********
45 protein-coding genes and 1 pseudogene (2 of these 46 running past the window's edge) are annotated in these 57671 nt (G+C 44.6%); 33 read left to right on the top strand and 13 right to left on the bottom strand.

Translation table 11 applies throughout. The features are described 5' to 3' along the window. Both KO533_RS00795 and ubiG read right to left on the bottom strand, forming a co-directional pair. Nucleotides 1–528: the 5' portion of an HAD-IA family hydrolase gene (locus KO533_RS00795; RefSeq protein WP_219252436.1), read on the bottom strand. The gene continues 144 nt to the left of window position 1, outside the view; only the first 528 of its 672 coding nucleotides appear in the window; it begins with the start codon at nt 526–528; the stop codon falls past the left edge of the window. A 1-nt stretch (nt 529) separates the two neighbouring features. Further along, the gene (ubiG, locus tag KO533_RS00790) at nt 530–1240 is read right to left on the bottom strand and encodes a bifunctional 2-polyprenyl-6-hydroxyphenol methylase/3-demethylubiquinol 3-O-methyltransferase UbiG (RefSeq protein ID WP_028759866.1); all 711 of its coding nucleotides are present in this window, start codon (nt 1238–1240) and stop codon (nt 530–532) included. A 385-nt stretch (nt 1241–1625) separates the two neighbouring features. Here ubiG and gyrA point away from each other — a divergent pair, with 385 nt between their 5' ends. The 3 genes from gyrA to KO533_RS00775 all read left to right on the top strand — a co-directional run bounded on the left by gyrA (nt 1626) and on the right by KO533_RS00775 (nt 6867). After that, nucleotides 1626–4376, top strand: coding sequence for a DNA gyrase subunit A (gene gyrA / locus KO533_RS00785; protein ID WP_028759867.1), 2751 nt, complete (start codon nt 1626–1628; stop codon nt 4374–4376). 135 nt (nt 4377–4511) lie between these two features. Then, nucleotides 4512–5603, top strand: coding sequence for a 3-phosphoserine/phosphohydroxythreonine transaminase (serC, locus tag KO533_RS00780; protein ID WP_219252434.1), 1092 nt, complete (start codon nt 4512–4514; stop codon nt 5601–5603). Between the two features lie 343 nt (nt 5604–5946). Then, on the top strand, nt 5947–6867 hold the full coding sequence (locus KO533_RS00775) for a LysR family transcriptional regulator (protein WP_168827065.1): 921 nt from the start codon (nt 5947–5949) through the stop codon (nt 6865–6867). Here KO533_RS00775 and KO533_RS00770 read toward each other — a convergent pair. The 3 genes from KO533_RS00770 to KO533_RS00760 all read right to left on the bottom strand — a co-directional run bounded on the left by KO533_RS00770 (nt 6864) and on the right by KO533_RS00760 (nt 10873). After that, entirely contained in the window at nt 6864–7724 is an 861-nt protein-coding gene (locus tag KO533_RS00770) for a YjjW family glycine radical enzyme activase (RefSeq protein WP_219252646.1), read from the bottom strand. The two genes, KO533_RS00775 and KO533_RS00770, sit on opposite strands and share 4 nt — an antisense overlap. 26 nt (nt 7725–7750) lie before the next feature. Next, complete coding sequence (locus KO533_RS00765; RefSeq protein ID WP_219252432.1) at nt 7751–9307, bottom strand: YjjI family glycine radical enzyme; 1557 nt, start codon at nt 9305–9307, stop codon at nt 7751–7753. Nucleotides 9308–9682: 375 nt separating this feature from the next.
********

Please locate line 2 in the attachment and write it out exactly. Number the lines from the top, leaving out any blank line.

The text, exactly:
Translation table 11 applies throughout. The features are described 5' to 3' along the window. Both KO533_RS00795 and ubiG read right to left on the bottom strand, forming a co-directional pair. Nucleotides 1–528: the 5' portion of an HAD-IA family hydrolase gene (locus KO533_RS00795; RefSeq protein WP_219252436.1), read on the bottom strand. The gene continues 144 nt to the left of window position 1, outside the view; only the first 528 of its 672 coding nucleotides appear in the window; it begins with the start codon at nt 526–528; the stop codon falls past the left edge of the window. A 1-nt stretch (nt 529) separates the two neighbouring features. Further along, the gene (ubiG, locus tag KO533_RS00790) at nt 530–1240 is read right to left on the bottom strand and encodes a bifunctional 2-polyprenyl-6-hydroxyphenol methylase/3-demethylubiquinol 3-O-methyltransferase UbiG (RefSeq protein ID WP_028759866.1); all 711 of its coding nucleotides are present in this window, start codon (nt 1238–1240) and stop codon (nt 530–532) included. A 385-nt stretch (nt 1241–1625) separates the two neighbouring features. Here ubiG and gyrA point away from each other — a divergent pair, with 385 nt between their 5' ends. The 3 genes from gyrA to KO533_RS00775 all read left to right on the top strand — a co-directional run bounded on the left by gyrA (nt 1626) and on the right by KO533_RS00775 (nt 6867). After that, nucleotides 1626–4376, top strand: coding sequence for a DNA gyrase subunit A (gene gyrA / locus KO533_RS00785; protein ID WP_028759867.1), 2751 nt, complete (start codon nt 1626–1628; stop codon nt 4374–4376). 135 nt (nt 4377–4511) lie between these two features. Then, nucleotides 4512–5603, top strand: coding sequence for a 3-phosphoserine/phosphohydroxythreonine transaminase (serC, locus tag KO533_RS00780; protein ID WP_219252434.1), 1092 nt, complete (start codon nt 4512–4514; stop codon nt 5601–5603). Between the two features lie 343 nt (nt 5604–5946). Then, on the top strand, nt 5947–6867 hold the full coding sequence (locus KO533_RS00775) for a LysR family transcriptional regulator (protein WP_168827065.1): 921 nt from the start codon (nt 5947–5949) through the stop codon (nt 6865–6867). Here KO533_RS00775 and KO533_RS00770 read toward each other — a convergent pair. The 3 genes from KO533_RS00770 to KO533_RS00760 all read right to left on the bottom strand — a co-directional run bounded on the left by KO533_RS00770 (nt 6864) and on the right by KO533_RS00760 (nt 10873). After that, entirely contained in the window at nt 6864–7724 is an 861-nt protein-coding gene (locus tag KO533_RS00770) for a YjjW family glycine radical enzyme activase (RefSeq protein WP_219252646.1), read from the bottom strand. The two genes, KO533_RS00775 and KO533_RS00770, sit on opposite strands and share 4 nt — an antisense overlap. 26 nt (nt 7725–7750) lie before the next feature. Next, complete coding sequence (locus KO533_RS00765; RefSeq protein ID WP_219252432.1) at nt 7751–9307, bottom strand: YjjI family glycine radical enzyme; 1557 nt, start codon at nt 9305–9307, stop codon at nt 7751–7753. Nucleotides 9308–9682: 375 nt separating this feature from the next.